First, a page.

Monday, March 10, 2014

In Re A.C. (Cal. Ct. App. - March 10, 2014)

I like this.  It's not something I've seen before.

Court of Appeal Opinion A, in 2006, holds that it's error for a court to engage in a particular practice (here, setting a "maximum confinement term" for a minor who's returned to his or her parents rather than confined in juvie hall), but nonetheless declines to "strike" this irrelevant declaration from the sentence on the theory that since it's of no legal effect anyway, there's no harm leaving it there.

Since the Court of Appeal has identified this practice as error in a published (and precedential) opinion, you'd think that trial courts would stop doing it.  But they don't.  Lots of 'em keep on "adding" this to the sentence.  Leading to additional appeals.

So in 2008, the Court of Appeal issues Opinion B.  Which reiterates that, yes, setting that irrelevant term is indeed error, but noting that trial courts have nonetheless continued the practice.  So Opinion B decides to strike the term from the sentence.  Hoping that, now, trial courts will get the point, since now they'll partially be "reversed" if they add the term.

But that doesn't entirely work either.  Since now there's a "split" in the Court of Appeal.  The Third District says you don't strike the thing, but the Second District says you do.  Leading to more appeals about whether the thing should be struck.  With the People siding with the Third District and the minors asking the Court of Appeal to follow the Second.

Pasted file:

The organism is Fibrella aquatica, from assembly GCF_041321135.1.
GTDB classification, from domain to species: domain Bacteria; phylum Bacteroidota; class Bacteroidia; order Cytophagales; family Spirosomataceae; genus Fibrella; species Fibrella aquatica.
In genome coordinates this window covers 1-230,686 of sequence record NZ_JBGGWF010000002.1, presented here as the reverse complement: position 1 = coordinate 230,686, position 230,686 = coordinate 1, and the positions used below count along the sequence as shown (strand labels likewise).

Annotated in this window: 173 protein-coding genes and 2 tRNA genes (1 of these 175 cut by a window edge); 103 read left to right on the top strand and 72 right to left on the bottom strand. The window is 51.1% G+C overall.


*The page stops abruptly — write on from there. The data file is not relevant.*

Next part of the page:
So today, the Third District throws in the towel.  It reiterates that it's still totally error to add a maximum confinement term.  And since that didn't seem to stop the practice, and since the resulting appellate split has simply led to more appeals (and consequent waste of time and resources), it decides to go ahead and start striking  the term as well.  Hoping that this solution will finally "stop the error and quell the debate over its effect."

Let's hope that (finally) works.

I think that's a nice, practical resolution.  There's no need to waste money here.  So I like Justice Duarte's resolution.  As well as the willingness of the Third District to be flexible here.  Even though it thinks that its prior decision was just fine, it appreciates the resulting consequences, which everyone should realize are not optimal.  So it reconsiders its prior ruling.

I like it.  I like it a lot.